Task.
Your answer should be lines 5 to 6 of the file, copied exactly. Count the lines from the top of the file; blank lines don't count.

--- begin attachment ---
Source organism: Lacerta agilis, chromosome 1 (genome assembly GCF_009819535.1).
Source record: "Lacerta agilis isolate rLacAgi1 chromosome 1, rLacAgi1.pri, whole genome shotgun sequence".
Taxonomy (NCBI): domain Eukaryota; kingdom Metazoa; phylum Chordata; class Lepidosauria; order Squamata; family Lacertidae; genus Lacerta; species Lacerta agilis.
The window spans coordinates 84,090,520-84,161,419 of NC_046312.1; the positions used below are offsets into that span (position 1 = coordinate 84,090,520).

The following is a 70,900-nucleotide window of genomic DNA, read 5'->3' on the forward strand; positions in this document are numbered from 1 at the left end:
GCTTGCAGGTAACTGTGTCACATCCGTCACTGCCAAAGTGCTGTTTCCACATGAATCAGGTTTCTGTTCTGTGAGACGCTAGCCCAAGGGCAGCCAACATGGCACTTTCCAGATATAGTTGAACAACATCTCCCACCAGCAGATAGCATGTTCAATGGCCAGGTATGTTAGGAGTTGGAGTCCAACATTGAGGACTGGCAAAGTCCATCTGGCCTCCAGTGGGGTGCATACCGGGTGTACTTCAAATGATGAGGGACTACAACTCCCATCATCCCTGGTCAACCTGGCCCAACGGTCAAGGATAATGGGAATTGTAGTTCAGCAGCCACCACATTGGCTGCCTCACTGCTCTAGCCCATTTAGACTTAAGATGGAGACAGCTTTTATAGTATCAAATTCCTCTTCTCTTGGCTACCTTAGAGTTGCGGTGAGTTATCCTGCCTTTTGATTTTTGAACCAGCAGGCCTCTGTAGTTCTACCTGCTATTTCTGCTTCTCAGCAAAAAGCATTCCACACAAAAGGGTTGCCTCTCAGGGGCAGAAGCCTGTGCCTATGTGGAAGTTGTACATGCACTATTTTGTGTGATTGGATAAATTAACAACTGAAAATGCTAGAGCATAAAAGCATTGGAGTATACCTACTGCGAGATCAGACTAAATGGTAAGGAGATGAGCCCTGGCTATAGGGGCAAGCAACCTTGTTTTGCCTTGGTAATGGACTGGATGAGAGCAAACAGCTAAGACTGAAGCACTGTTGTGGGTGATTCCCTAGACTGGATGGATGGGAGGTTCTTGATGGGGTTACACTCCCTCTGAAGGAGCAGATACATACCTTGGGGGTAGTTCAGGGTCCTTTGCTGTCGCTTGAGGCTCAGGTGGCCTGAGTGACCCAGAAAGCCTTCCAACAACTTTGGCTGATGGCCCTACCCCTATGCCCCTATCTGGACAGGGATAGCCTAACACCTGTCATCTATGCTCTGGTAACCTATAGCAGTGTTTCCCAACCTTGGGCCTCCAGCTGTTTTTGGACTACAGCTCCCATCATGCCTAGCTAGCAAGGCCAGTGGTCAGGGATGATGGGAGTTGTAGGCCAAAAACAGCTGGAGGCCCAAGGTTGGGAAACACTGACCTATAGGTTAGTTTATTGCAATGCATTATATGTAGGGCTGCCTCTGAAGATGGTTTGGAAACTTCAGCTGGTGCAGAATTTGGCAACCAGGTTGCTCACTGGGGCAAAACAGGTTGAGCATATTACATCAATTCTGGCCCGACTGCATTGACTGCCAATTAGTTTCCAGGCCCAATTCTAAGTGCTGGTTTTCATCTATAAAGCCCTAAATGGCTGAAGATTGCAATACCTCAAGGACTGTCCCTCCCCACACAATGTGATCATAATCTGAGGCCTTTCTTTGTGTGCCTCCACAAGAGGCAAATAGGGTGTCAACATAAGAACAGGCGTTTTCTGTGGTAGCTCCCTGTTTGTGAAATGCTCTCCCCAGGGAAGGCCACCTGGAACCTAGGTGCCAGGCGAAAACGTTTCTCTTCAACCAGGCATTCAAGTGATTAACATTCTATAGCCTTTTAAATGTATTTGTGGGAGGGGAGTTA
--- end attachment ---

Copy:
The following is a 70,900-nucleotide window of genomic DNA, read 5'->3' on the forward strand; positions in this document are numbered from 1 at the left end:
GCTTGCAGGTAACTGTGTCACATCCGTCACTGCCAAAGTGCTGTTTCCACATGAATCAGGTTTCTGTTCTGTGAGACGCTAGCCCAAGGGCAGCCAACATGGCACTTTCCAGATATAGTTGAACAACATCTCCCACCAGCAGATAGCATGTTCAATGGCCAGGTATGTTAGGAGTTGGAGTCCAACATTGAGGACTGGCAAAGTCCATCTGGCCTCCAGTGGGGTGCATACCGGGTGTACTTCAAATGATGAGGGACTACAACTCCCATCATCCCTGGTCAACCTGGCCCAACGGTCAAGGATAATGGGAATTGTAGTTCAGCAGCCACCACATTGGCTGCCTCACTGCTCTAGCCCATTTAGACTTAAGATGGAGACAGCTTTTATAGTATCAAATTCCTCTTCTCTTGGCTACCTTAGAGTTGCGGTGAGTTATCCTGCCTTTTGATTTTTGAACCAGCAGGCCTCTGTAGTTCTACCTGCTATTTCTGCTTCTCAGCAAAAAGCATTCCACACAAAAGGGTTGCCTCTCAGGGGCAGAAGCCTGTGCCTATGTGGAAGTTGTACATGCACTATTTTGTGTGATTGGATAAATTAACAACTGAAAATGCTAGAGCATAAAAGCATTGGAGTATACCTACTGCGAGATCAGACTAAATGGTAAGGAGATGAGCCCTGGCTATAGGGGCAAGCAACCTTGTTTTGCCTTGGTAATGGACTGGATGAGAGCAAACAGCTAAGACTGAAGCACTGTTGTGGGTGATTCCCTAGACTGGATGGATGGGAGGTTCTTGATGGGGTTACACTCCCTCTGAAGGAGCAGATACATACCTTGGGGGTAGTTCAGGGTCCTTTGCTGTCGCTTGAGGCTCAGGTGGCCTGAGTGACCCAGAAAGCCTTCCAACAACTTTGGCTGATGGCCCTACCCCTATGCCCCTATCTGGACAGGGATAGCCTAACACCTGTCATCTATGCTCTGGTAACCTATAGCAGTGTTTCCCAACCTTGGGCCTCCAGCTGTTTTTGGACTACAGCTCCCATCATGCCTAGCTAGCAAGGCCAGTGGTCAGGGATGATGGGAGTTGTAGGCCAAAAACAGCTGGAGGCCCAAGGTTGGGAAACACTGACCTATAGGTTAGTTTATTGCAATGCATTATATGTAGGGCTGCCTCTGAAGATGGTTTGGAAACTTCAGCTGGTGCAGAATTTGGCAACCAGGTTGCTCACTGGGGCAAAACAGGTTGAGCATATTACATCAATTCTGGCCCGACTGCATTGACTGCCAATTAGTTTCCAGGCCCAATTCTAAGTGCTGGTTTTCATCTATAAAGCCCTAAATGGCTGAAGATTGCAATACCTCAAGGACTGTCCCTCCCCACACAATGTGATCATAATCTGAGGCCTTTCTTTGTGTGCCTCCACAAGAGGCAAATAGGGTGTCAACATAAGAACAGGCGTTTTCTGTGGTAGCTCCCTGTTTGTGAAATGCTCTCCCCAGGGAAGGCCACCTGGAACCTAGGTGCCAGGCGAAAACGTTTCTCTTCAACCAGGCATTCAAGTGATTAACATTCTATAGCCTTTTAAATGTATTTGTGGGAGGGGAGTTA